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McCain Economic Plan a Winner, Even If He Loses

Author: Amity Shlaes, Former Hayek Senior Fellow for Political Economy
October 29, 2008


There are six days left until the election, so maybe voters have six minutes to spend on what is still a big issue: the economy. Or, more specifically, Republican John McCain's economic plan.

Many voters, even the non-Bloomberg types, are spending their spare minutes staring at screens, trying to determine how much money General Motors Corp. is going to get from the government. Or trying to figure out when Russia and China are going to shut out the dollar and create the petro, the world's next reserve currency. Or trying to pinpoint on their 2010 calendar the date when recovery will finally come. McCain? Pronounce those two syllables at your peril.

For those willing to endure the derision, it is worthwhile to take one last good look at the McCain economic program. You will find a serious agenda. McCain deserves his six minutes. Allocating 60 seconds per component, we can review his plan and find much that would doubtless contribute to a recovery.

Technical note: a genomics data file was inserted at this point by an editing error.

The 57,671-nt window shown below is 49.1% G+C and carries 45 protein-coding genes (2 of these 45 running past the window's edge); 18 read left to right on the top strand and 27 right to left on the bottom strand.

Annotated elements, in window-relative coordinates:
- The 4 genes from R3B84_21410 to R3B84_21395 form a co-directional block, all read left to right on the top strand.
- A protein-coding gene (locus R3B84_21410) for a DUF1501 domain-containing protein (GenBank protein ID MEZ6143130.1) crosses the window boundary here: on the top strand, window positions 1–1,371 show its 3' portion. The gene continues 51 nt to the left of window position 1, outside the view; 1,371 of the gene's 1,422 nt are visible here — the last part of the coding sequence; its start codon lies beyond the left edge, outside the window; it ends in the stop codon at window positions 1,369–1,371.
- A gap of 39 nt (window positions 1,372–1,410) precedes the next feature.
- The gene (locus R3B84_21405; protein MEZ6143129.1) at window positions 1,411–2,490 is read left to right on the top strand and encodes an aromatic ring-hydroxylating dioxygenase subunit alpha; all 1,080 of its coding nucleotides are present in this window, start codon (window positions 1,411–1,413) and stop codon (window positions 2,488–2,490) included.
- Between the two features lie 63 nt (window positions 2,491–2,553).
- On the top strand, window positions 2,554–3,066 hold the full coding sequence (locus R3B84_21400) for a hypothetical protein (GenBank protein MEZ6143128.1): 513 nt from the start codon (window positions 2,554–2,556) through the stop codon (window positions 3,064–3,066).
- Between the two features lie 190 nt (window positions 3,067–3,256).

Minute One: Cutting the corporate tax by 10 percentage points, to 25 percent. A lower corporate tax rate would be a compelling reason for foreign money to want to stay here. It would help ensure that the dollar rally endures. It would drive the cash sitting around in what proved to be unprofitable investments - subprime mortgages, for example - into potentially profitable ones, many of which are as yet unidentified.

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